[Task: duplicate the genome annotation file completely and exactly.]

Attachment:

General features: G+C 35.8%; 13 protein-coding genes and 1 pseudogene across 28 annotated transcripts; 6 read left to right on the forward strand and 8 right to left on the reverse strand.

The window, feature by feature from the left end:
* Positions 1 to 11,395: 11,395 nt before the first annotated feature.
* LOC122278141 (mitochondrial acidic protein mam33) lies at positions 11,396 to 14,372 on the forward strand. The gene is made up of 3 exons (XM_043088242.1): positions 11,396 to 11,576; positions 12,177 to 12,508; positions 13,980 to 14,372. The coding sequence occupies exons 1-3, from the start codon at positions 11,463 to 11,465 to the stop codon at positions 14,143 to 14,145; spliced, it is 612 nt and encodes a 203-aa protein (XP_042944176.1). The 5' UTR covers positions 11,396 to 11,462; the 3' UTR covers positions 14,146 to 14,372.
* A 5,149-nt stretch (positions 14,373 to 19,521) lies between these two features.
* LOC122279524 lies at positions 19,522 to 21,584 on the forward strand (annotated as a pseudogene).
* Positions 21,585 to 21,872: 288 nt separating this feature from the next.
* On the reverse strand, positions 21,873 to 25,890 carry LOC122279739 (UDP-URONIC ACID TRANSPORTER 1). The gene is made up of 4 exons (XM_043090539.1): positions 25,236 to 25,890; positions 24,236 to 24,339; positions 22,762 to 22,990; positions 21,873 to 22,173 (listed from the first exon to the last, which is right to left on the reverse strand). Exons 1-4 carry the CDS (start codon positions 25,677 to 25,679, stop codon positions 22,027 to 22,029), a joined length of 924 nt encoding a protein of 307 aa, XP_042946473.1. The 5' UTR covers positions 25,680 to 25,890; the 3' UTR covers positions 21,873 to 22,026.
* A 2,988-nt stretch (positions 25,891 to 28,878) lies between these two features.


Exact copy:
General features: G+C 35.8%; 13 protein-coding genes and 1 pseudogene across 28 annotated transcripts; 6 read left to right on the forward strand and 8 right to left on the reverse strand.

The window, feature by feature from the left end:
* Positions 1 to 11,395: 11,395 nt before the first annotated feature.
* LOC122278141 (mitochondrial acidic protein mam33) lies at positions 11,396 to 14,372 on the forward strand. The gene is made up of 3 exons (XM_043088242.1): positions 11,396 to 11,576; positions 12,177 to 12,508; positions 13,980 to 14,372. The coding sequence occupies exons 1-3, from the start codon at positions 11,463 to 11,465 to the stop codon at positions 14,143 to 14,145; spliced, it is 612 nt and encodes a 203-aa protein (XP_042944176.1). The 5' UTR covers positions 11,396 to 11,462; the 3' UTR covers positions 14,146 to 14,372.
* A 5,149-nt stretch (positions 14,373 to 19,521) lies between these two features.
* LOC122279524 lies at positions 19,522 to 21,584 on the forward strand (annotated as a pseudogene).
* Positions 21,585 to 21,872: 288 nt separating this feature from the next.
* On the reverse strand, positions 21,873 to 25,890 carry LOC122279739 (UDP-URONIC ACID TRANSPORTER 1). The gene is made up of 4 exons (XM_043090539.1): positions 25,236 to 25,890; positions 24,236 to 24,339; positions 22,762 to 22,990; positions 21,873 to 22,173 (listed from the first exon to the last, which is right to left on the reverse strand). Exons 1-4 carry the CDS (start codon positions 25,677 to 25,679, stop codon positions 22,027 to 22,029), a joined length of 924 nt encoding a protein of 307 aa, XP_042946473.1. The 5' UTR covers positions 25,680 to 25,890; the 3' UTR covers positions 21,873 to 22,026.
* A 2,988-nt stretch (positions 25,891 to 28,878) lies between these two features.